A huge star system 7,500 light-years away is shooting out radiation at superhigh speeds. A new study with NASA's NuSTAR space telescope shows that Eta Carinae may act as an accelerator of charged particles, which are also called cosmic rays.
Eta Carinae is a famous hourglass-shaped gas cloud containing two massive stars orbiting each other: They are 30 and 90 times the mass of the sun, respectively. The system experienced an outburst in the 19th century and briefly became the second-brightest object in the sky. Astronomers, however, still struggle to understand the source of the outburst — and the dynamics of that star system in general.
"We know the blast waves of exploded stars can accelerate cosmic ray particles to speeds comparable to that of light, an incredible energy boost," lead author Kenji Hamaguchi, an astrophysicist at NASA's Goddard Space Flight Center in Maryland, said in a statement from NASA. "Similar processes must occur in other extreme environments. Our analysis indicates Eta Carinae is one of them." [Eta Carinae: An Explosive Star System in HD Images]
Cosmic rays are highly energetic particles — such as electrons, protons and atomic nuclei — that come from outside the solar system. Astronomers aren't sure where cosmic rays come from, researchers said in the statement, because these particles carry a charge. This means the particles' paths through space alter and scramble whenever the particles meet a magnetic field.
However, fluctuations in Eta Carinae's radiation output showed that something interesting was happening in that system, leading researchers to suspect it could be one of these elusive cosmic-ray sources.
"Both of Eta Carinae's stars drive powerful outflows called stellar winds," said team member Michael Corcoran, a senior research scientist at Goddard. He said where the winds intersect, there are periodic changes in "soft" or low-energy X-rays. These changes have been observed for two decades.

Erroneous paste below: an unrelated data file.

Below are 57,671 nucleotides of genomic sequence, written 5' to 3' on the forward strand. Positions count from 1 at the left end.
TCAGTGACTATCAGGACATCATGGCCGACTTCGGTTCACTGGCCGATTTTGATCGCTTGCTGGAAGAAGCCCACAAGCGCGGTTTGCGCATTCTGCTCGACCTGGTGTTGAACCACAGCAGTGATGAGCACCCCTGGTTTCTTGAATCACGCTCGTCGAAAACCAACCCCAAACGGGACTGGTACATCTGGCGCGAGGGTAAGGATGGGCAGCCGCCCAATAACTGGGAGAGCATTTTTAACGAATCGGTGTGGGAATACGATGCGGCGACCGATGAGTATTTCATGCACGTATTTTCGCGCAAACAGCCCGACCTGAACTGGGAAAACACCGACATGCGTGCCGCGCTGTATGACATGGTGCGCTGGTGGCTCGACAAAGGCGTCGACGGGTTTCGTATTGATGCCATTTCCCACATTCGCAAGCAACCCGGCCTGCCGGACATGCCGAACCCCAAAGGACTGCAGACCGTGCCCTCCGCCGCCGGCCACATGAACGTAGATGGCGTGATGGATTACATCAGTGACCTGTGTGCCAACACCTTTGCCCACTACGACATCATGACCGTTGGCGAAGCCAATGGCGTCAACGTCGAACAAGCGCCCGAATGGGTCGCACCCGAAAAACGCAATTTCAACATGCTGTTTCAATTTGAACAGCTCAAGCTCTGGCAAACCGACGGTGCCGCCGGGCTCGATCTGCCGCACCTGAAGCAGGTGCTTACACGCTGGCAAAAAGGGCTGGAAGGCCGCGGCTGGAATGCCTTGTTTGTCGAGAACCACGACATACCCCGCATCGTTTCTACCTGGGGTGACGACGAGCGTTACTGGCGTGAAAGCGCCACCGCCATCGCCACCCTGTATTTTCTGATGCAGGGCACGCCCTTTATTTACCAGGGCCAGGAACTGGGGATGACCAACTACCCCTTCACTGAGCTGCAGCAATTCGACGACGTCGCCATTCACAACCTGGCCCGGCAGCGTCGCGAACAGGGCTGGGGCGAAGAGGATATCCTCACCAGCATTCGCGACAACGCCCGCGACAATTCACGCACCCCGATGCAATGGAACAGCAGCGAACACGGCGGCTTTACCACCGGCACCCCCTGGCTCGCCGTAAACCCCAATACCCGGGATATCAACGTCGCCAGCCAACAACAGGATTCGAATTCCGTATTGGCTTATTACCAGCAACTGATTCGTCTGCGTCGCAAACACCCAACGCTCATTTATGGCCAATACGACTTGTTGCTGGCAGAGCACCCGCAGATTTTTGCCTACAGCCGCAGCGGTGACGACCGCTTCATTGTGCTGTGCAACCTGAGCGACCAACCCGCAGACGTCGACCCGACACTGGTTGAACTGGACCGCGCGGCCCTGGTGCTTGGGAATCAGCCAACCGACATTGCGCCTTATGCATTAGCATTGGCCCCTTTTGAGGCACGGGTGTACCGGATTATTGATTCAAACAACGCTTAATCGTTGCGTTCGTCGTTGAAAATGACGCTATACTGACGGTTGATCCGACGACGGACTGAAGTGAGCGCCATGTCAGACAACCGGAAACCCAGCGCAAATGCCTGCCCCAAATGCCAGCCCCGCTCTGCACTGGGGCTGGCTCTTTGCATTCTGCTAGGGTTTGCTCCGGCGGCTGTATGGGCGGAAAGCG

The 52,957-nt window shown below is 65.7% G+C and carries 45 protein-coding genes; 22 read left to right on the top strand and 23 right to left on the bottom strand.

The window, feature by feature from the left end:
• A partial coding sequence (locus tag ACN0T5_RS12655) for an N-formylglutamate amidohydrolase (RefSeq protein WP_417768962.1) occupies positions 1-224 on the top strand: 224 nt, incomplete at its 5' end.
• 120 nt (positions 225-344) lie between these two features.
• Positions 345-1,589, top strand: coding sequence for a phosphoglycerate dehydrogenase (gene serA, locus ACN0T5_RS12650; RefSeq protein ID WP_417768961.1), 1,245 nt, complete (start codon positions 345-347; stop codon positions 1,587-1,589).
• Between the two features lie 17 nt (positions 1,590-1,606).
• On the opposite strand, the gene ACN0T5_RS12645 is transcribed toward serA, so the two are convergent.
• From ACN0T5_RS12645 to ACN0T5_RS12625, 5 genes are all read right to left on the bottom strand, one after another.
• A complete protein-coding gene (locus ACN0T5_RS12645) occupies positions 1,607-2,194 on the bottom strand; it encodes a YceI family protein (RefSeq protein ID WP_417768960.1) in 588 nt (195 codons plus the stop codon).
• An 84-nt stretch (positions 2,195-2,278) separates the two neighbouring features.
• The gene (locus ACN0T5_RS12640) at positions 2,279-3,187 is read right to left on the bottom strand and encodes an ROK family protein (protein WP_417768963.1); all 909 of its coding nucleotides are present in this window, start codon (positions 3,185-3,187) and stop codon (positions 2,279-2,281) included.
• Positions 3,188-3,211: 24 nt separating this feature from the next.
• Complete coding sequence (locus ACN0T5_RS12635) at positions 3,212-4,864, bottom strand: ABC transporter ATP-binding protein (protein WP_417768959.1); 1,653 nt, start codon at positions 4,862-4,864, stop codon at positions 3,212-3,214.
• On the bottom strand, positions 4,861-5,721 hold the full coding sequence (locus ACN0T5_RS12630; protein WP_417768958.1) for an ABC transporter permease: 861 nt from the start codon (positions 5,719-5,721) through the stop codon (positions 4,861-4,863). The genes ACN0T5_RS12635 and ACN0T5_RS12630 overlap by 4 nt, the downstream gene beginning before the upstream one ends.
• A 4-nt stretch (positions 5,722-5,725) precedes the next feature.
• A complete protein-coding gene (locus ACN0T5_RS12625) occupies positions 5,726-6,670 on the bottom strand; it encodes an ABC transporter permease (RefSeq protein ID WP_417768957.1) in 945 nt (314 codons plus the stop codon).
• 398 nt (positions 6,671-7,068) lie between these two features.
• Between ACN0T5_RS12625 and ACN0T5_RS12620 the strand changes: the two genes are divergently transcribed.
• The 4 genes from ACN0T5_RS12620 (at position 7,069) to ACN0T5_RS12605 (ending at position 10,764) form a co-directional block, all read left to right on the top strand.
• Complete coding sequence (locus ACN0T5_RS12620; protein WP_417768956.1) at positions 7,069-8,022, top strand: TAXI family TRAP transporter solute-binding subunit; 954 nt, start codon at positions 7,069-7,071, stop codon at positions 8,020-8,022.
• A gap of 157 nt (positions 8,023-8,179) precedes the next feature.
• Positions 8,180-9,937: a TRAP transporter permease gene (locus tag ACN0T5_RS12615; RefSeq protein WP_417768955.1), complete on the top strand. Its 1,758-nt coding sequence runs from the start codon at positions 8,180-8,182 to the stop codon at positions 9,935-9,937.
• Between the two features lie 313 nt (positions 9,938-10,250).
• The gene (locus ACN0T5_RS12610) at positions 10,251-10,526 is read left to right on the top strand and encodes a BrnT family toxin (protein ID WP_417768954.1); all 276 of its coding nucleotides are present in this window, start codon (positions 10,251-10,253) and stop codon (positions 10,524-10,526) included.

NASA's Fermi Gamma-ray Space Telescope also saw changes in gamma-rays (a more energetic form of radiation than X-rays) in the direction of Eta Carinae. However, Fermi is a little more myopic than X-ray telescopes, making it difficult to figure out if the gamma-rays were coming from Eta Carinae.
So NuSTAR took a look. The team used archival data (as well as new observations) from NuSTAR between March 2014 and June 2016. During the same time period, team members also collected lower-energy X-ray observations from the European Space Agency's XMM-Newton satellite.
NuSTAR can examine high-energy X-rays that are emitting radiation above 30,000 electron volts (eV); visible light, by contrast, only has an energy level of about 2 eV to 3 eV. The telescope's observations showed that the variations in these "hard" X-rays have a similar pattern to the gamma-ray fluctuations that the Fermi telescope observed.
"The researchers say that the best explanation for both the hard X-ray and the gamma-ray emission is electrons accelerated in violent shock waves along the boundary of the colliding stellar winds," NASA officials said. "The X-rays detected by NuSTAR and the gamma rays detected by Fermi arise from starlight given a huge energy boost by interactions with these electrons."
NASA added that some of these superfast electrons, as well as other charged particles, likely escape Eta Carinae. Some of those particles may fly in Earth's direction, showing up here as cosmic-ray detections.
The new work was detailed July 2 in the journal Nature Astronomy.
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